THIS BLOG began as I turned 42 in 2012, as:
an attempt to be heard, not just for myself, but for other lesbian, gay and bisexual Christians who struggle with their sexual orientation in faith communities that judge them, at best, to be defective heterosexuals, rather than recognising and valuing the gifts and insights that embracing their diversity can bring.
Six years on, this is still my aim, though my original vision – to turn this story into a book – stalled when my story began to unfold in unexpected ways. This reflection is on that journey, and how Mark Dowd’s new autobiography, Queer and Catholic, has inspired me to recommit to it.
I began to find my voice and share my story in 2009 when an author friend approached me to talk about ‘coming out’ – she wanted to get an understanding of this extraordinary process of identity-claiming, to see what it might reveal to those people of faith who struggle to accept diversity of sexual orientation and gender identity in their communities.
I contributed to the resulting book by Barbara Glasson, The Exuberant Church: Listening to the Prophetic People of God, but did not stop writing when I submitted my contribution. I started in Spring 2009, and was amazed by the energy I found to write it, managing around 2000 words each time over several writing sessions. Some 17,000 words later, and with preliminary affirmation from Barbara, my partner, and a few well-chosen others, I realised I might have something of substance that others might benefit from reading.
I knew the direction the next part of the story would take, and I thought I knew where it would end – with integrating my sexuality and my spirituality and remaining within the Roman Catholic Church, which had been my spiritual and cultural home since birth. But that is not how it has turned out.
For a while I lost momentum – without a clear purpose, writing my story seemed nothing more than self-indulgence, of no interest to anyone. I now believe this disillusionment was a new phase, taking me to a more authentic place than I could have foreseen. But before I could begin writing again, this new phase took me away from church.
Barbara uses a metaphor in her book for the coming out process, which also conveys the risk, for many of us, of disconnection from our communities:
The coming-out process is a passionate process. It has pent-up energy associated with it, which is released in a sudden or surprising way… The best way I can describe this transformative energy is through the image of a jack-in-the-box, a children’s toy where a clown attached to the end of a spring is pushed down into a solid box. When the lid has sprung open the jack-in-the box, which has been squashed into the dark interior, bursts out and begins dancing frantically on the end of its long spring. It is not hard to see why, in the experience of coming out, when the lid is taken off the box, the people who emerge can become detached and either fall out of or fall out with the place from which they have sprung. Coming-out people, it would appear, are often exodus people.
– Glasson 2011 p.23
Writing my story appears to have had this kind of transformative effect on me: the passion and energy I found to write it, the emotional release of creative expression, the freedom to put my name to parts of the story I shared in Barbara’s book. But in doing so, the story changed course from what I imagined to something radically different.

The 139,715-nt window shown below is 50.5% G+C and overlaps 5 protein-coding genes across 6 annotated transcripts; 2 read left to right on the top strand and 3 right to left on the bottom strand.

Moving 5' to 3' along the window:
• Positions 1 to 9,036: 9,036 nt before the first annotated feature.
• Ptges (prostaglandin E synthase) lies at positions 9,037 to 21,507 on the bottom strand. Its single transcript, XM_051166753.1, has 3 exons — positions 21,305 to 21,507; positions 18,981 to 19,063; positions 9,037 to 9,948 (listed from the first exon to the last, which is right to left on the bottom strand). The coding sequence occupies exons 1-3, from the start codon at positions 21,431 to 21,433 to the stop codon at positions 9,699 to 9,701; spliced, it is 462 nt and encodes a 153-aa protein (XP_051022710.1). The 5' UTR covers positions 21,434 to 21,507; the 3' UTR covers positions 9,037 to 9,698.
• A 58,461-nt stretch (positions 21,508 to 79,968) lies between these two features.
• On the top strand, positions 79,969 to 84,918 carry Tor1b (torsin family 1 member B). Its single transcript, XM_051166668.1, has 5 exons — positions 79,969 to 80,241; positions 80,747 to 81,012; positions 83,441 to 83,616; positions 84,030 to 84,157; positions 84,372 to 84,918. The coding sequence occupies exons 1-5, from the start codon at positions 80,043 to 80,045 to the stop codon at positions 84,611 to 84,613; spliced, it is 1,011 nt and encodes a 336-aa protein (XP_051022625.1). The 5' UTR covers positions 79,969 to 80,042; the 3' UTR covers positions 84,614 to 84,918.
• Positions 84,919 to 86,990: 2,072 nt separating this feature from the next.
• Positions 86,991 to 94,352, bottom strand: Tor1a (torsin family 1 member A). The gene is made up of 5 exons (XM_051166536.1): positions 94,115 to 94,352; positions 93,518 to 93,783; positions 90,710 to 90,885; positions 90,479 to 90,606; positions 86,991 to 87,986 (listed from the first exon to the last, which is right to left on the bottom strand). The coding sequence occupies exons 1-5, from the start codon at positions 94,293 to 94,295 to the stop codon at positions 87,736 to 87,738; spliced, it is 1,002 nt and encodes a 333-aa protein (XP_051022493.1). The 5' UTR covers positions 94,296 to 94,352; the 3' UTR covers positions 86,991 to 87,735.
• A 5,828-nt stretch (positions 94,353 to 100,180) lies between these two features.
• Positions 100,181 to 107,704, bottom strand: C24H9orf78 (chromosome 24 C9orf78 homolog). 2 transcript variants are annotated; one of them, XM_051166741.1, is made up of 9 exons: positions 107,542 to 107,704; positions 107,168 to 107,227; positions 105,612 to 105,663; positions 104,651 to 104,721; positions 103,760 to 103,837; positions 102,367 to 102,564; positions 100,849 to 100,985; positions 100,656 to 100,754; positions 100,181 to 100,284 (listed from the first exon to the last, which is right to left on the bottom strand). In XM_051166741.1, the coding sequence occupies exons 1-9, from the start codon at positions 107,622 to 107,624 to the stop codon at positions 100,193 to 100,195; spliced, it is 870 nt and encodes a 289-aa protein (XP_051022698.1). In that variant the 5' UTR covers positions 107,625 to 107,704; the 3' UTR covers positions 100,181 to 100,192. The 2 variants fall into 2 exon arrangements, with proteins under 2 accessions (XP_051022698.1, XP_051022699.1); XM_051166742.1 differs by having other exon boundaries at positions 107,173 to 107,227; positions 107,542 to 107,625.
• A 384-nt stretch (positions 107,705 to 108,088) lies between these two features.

It began while I was on a silent retreat a year later. I awoke in the early hours of the morning, not through fretful dreams, but because I felt excited and inspired. I had never before heard so many words in silence. One phrase stood out, and spoke to me of what I felt God was asking me to do with my experience: ‘Put a brave faith on.’ So I did!
You will no doubt be familiar with the expression, and perhaps the experience, of ‘putting a brave face on’. I know I was, so much so that for a while the wind changed and it stuck! I was masking fear and distress, or trying to, not being real and honest about those feelings and letting God in.
I felt a deep desire to look at my story again, to have the courage to go deeper, and the humility to recognise God’s presence throughout it. After all, it is not only my journey to openness as a gay man. It is also my faith story; how I became a Catholic by birth, and a believing Christian by the power of God to weave into my story an experience of unconditional love and forgiveness, in spite of my fear of rejection and my belief that I could never be ‘good enough’.
So now you know the origin of the name of my blog and, perhaps, of the book this story may become.
I revised what I had written and reached a deeper sense of purpose and peace. But as the post- retreat glow faded, I remained stuck around the point at which I began to live more openly as a gay man, as if I hadn’t fully integrated that part of the journey, so seemed to lack the passion to commit it to paper as with the earlier text.
Since then life acquired greater momentum, as new chapters unfolded – my ‘springing’ from the Roman Catholic Church in 2011, celebrating the first civil partnership to be registered in a place of worship in the UK in 2012, and apparently losing my new-found vocation as my roles with two young people’s charities came to an abrupt end in 2015. Then in 2015 the Open Table ecumenical worship community for LGBT+ Christians began to multiply and needed a development worker, and my previous experience, as a youth worker and support worker in rehabilitation and homelessness services, led me to become a chaplain with YMCA Liverpool in 2016.